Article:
Center scientists have discovered a promising experimental system that could be used to develop cancer treatments that harness a patient's own immune system to fight his or her disease. Once translated to the clinic, researchers believe the method could be applied to create tumor-fighting vaccines or to produce immune-system cells that attack breast, ovarian and many other types of cancers.
The study, led by Drs. Veronika Groh and Thomas Spies and collaborators in the Immunology Program of the Clinical Research Division, focused on dendritic cells, important parts of the immune system that stimulate a wide range of disease-fighting activities in the body. For that reason, many scientists have tried to exploit the cells' protective powers to develop cancer therapies, but existing approaches for doing so have yielded limited success in the clinic thus far.
The new research, published in the May 3 issue of the Proceedings of the National Academy of Sciences, describes a method for coaxing dendritic cells to provoke a powerful anti-cancer response in the laboratory. Although the paper highlighted using the approach for melanoma, ovarian and breast cancer, it is expected to work equally well for a wide range of tumor types. Scientists in the Clinical Research Division have already begun preliminary work using the method to discover potential therapies for cancer patients.
Dendritic cells are found in many tissues of the body, where they feed upon dying cancer or other diseased cells. Once ingested, the cancer-cell components are processed into small bits, called antigens, which decorate the surface of the dendritic cell. These then act as signals to mobilize other parts of the immune system to mount a defense against the disease, said Groh, lead author of the paper.
"Many people have tried to mimic this process in the laboratory and then use it to develop treatments against specific types of cancers," Groh said. "Ideally, you want to set up a system that matches what occurs in the body as closely as possible."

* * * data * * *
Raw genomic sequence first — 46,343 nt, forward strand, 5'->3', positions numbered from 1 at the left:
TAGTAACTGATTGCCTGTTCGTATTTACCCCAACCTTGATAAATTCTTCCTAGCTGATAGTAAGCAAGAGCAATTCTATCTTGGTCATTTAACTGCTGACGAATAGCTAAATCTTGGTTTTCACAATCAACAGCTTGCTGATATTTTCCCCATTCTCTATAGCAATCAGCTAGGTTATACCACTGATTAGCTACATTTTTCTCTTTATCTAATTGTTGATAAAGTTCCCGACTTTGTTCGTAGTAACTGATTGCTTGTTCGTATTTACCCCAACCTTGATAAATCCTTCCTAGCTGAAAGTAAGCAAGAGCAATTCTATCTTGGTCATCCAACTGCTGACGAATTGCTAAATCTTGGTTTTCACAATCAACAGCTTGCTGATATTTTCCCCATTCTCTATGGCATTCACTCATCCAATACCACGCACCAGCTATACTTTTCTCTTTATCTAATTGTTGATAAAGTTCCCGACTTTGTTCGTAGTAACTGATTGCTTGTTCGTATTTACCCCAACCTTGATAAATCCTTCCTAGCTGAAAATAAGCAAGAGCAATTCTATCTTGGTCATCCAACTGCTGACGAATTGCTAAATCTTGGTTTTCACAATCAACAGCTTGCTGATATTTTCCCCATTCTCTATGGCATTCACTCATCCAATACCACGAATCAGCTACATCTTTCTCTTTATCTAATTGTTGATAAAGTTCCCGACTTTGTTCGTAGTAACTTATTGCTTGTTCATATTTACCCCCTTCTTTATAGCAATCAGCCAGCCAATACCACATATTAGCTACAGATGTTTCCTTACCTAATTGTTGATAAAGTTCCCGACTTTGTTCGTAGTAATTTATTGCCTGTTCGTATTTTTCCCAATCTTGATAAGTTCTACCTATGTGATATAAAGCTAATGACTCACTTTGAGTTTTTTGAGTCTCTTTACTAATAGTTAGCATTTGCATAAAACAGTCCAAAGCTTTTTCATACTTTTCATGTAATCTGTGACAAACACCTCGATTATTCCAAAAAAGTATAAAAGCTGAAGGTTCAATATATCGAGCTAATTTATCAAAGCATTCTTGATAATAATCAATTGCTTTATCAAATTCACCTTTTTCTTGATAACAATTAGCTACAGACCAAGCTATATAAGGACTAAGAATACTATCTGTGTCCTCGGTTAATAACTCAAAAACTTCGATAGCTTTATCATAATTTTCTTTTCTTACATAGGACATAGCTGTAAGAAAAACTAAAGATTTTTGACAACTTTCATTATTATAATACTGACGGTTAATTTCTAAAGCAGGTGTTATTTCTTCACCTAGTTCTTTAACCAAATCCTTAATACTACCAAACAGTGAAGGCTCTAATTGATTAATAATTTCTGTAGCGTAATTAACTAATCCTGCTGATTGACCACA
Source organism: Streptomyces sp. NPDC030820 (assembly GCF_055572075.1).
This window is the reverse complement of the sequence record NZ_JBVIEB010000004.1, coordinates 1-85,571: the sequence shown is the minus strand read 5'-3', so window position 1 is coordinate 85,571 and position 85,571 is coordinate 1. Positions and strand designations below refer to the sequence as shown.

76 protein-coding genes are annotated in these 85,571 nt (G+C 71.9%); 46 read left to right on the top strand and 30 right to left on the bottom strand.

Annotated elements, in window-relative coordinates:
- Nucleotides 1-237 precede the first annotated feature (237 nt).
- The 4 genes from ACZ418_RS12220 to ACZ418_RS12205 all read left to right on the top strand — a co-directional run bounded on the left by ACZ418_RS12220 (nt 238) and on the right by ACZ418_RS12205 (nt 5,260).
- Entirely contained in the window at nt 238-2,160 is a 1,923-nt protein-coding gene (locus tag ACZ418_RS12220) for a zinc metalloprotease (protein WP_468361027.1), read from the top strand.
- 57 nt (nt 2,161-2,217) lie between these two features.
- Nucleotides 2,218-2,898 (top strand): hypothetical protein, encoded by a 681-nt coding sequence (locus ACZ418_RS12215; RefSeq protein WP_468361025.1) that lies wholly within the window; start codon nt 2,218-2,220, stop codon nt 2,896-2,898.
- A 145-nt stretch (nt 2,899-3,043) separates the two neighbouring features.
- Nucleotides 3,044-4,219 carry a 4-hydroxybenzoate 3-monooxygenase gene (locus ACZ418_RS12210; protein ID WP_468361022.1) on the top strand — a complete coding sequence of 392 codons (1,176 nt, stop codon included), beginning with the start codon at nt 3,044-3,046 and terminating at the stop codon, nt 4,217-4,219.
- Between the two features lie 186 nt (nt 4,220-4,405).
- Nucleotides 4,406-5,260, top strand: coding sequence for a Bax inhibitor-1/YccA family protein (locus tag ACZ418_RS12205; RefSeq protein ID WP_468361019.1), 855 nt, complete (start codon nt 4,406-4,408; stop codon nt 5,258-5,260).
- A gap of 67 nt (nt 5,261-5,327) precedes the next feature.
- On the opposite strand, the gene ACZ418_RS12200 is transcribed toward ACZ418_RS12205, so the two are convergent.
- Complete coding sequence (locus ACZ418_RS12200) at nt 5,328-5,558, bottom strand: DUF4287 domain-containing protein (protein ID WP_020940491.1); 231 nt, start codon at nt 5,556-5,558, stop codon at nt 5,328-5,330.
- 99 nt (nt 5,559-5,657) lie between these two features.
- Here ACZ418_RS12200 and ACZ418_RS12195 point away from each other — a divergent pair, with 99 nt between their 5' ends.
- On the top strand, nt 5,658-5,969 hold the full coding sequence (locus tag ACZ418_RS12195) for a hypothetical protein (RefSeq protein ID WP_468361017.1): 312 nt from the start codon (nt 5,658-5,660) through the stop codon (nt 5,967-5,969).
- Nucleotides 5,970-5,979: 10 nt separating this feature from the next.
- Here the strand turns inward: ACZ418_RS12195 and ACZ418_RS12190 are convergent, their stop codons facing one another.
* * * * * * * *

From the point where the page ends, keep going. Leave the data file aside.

The MICA method
Most attempts to artificially cause dendritic cells to ingest and display cancer antigens on their surface have focused on "loading" dendritic cells with a single antigen, a situation not at all similar to what happens inside the body. Others have tried a more realistic strategy of growing dendritic cells side-by-side with tumor cells, but the cancer cells were not reliably ingested or processed in those experiments.
Groh and colleagues observed that they could increase the likelihood that dendritic cells would swallow and process whole tumor cells using a trick based on a protein long studied in the Spies lab. The protein, called MICA, is made by many types of tumor cells but not by healthy tissue. Knowing that antibodies can help coax dendritic cells into action, the scientists coated melanoma cells with antibodies to MICA, and these cells were grown in laboratory dishes alongside dendritic cells.
The researchers found that coating the cancer cells with the antibody significantly boosted the ability of the dendritic cells to ingest and process the melanoma, ovarian and breast cancer cells.
More importantly, they found that these "primed" dendritic cells were highly effective at stimulating immune cells called T cells to seek out and destroy the tumor cells. In addition, in contrast to prior studies in which only CD8 T cells were stimulated, this new approach mobilized both the CD4 and the CD8 T cell arm of the anti-tumor response.
"This work opens up the door to many new possibilities for immune-based treatments," said co-author Dr. Cassian Yee, who is using the approach to create new therapies for ovarian-cancer patients.
There are two potential ways in which this method can be used to develop new therapies. One is to use primed dendritic cells as vaccines, since once delivered into the body they will stimulate T cells to fight cancer. A second approach is to identify the specific antigens on the primed dendritic cells that potently stimulate cancer-specific T cells, which can be grown to large quantities in the lab and infused into a cancer patient.
"What we've learned through this study is that there are many more such antigens than anyone ever expected, at least for the tumor types we've investigated," Yee said. "That means there are many potential targets for therapy — and because MICA is found on the surface of most solid-tumor cells as well as some leukemias, the approach should be widely applicable to many types of cancers."
Other Clinical Research Division investigators who contributed to the study were Drs. Yongqing Li, Daniel Cioca, Naomi Hunder, Wei Wang and Stan Riddell. The work was funded by in part by the Avon Foundation Breast Cancer Immunotherapy Research Initiative.